177-Spot Parking Lot No Longer Reserved for Students
Dylan Mattson thought he was driving into a student parking lot on his first day of class. He wasn’t.
“Wait what?” Mattson, a junior accounting student, recounted thinking while looking at a State Annex sign. The sign read “Flex Parking” for faculty and staff eight hours during weekdays, except for events.
Last semester, he parked in the 177-spot lot. Back then, it was reserved for students only.
“Well, holy damn bro, I have to walk so much farther,” said Mattson. “Why would they do that? That’s just mean.”
Pressure on faculty and staff zones, parking utilization studies, and a greater number of daytime events over the years have led Mass Transit and Parking (PMTS) to repurpose the lot. Built in 2011, State Annex was originally designed to accommodate event parking.
The recent shift won’t take a toll on student parking capacity, said Jason Jones, director of PMTS. Dutch Quad, he said, regularly provides additional space when other lots are at maximum capacity.
“It is very common that the commuter student has to walk or be shuttled from offsite locations,” said Jones. “Do you feel the guests or visitors shouldn’t be provided closer parking or should they be in the far reaches [of campus]?”
Chelsi Riley, a junior biology student, considers the reassignment a setback for commuter students. Having attended early classes over the last two years, Riley often relied on the lot for available spots.
“It’s an extra couple of minutes,” she said. “But if you’re running late, those extra minutes are a lot.”
Since going into effect, the lot reassignment has grabbed the attention of top student leadership. The Graduate Student Association received complaints from students displeased with the change last week.
GSA President Dylan Card and Student Association President Jerlisa Fontaine met in late August to discuss the reassignment. Both leaders will talk to Jones this Thursday.
“We both thought it was unfair considering that students complain about parking already,” said Card. “Why are they going and assigning faculty and staff spots to places that have been student spots?”
Fontaine declined to comment on the reassignment until she learns more from PMTS.
Meanwhile, Jarrett Altilio, chair of the SA senate, is vying for Jones to speak at a future senate meeting. Altilio recently called PMTS a “cash cow” on Twitter. Parking tickets make up for 10 percent of PMTS’s revenue.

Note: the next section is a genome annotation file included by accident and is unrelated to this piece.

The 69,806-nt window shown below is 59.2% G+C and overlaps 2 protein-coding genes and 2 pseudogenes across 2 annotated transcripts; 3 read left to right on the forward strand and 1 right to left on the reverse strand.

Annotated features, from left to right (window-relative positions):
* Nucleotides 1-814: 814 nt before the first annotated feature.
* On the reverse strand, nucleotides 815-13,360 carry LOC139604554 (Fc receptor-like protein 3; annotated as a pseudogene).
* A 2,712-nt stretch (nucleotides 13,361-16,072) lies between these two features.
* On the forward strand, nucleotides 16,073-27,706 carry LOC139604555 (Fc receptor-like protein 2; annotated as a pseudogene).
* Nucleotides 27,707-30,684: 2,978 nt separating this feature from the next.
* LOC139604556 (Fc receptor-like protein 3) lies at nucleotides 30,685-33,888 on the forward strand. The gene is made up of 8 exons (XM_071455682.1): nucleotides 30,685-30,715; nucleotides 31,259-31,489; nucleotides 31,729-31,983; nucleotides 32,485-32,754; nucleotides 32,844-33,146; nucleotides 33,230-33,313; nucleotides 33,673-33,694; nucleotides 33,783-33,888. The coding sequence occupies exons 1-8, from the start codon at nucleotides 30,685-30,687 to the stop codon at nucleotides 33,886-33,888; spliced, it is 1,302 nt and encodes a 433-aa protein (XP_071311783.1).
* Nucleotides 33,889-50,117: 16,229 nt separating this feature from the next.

Attilio’s Phi Alpha Delta counterpart and SA senator-at-large, Anna Agnes, believes the lot’s current signage isn’t enough to detract students from getting ticketed.
Signage will become more prevalent once ticketing begins, PMTS reported. The lot is currently unticketed. Students in flex parking will receive a zero-dollar warning citation until month’s end, an attempt to spread awareness of the new policy.
“I feel like it’s a lack of communication,” said Agnes. “I feel like they should’ve sent out an email saying, ‘Hey, just you know — don’t park here.’”
An email will be sent out when ticketing begins. Jones believes students wouldn’t be attentive to email in the beginning of the semester.
For Elisa Mannino, a junior marketing student, the change is slight. Mannino uses State Annex when student lots near Colonial Quad are filled up.
“I don’t really care,” she said. “It’s just a longer walk which I don’t mind.”
According to PMTS, State Quad has 130 student spots open on high traffic days. Altogether, it has 968 student parking spots. It’s the second largest student parking lot on campus (in comparison, Dutch Quad has nearly 230 more student spots).
On the uptown campus, there are roughly 4,700 student spots, 1,500 faculty and staff spots, and less than 200 visitor spots. With student, faculty, and staff numbers expected to increase, PMTS has had talks adding a lot nearby Indian Quad to open up space.
At an SA meeting last semester, Interim President James Stellar suggested that the university could construct a garage to meet parking demands ahead. Six years back, a parking garage exploration committee deemed that a potential structure was not essential on the main campus.
Incoming President Havidán Rodríguez in an interview after Convocation said that he plans to evaluate parking concerns as student and faculty populations rise. Rodríguez, who has taken administrative roles at several research institutions across the country over the last 25 years, called parking “top five of the list” of common campus issues.
“So we’ll also have to look at the infrastructure and look at how we can make investments to improve the infrastructure not only in terms of parking, but in terms of a variety of other things that we’re developing as an institution of higher education,” he said.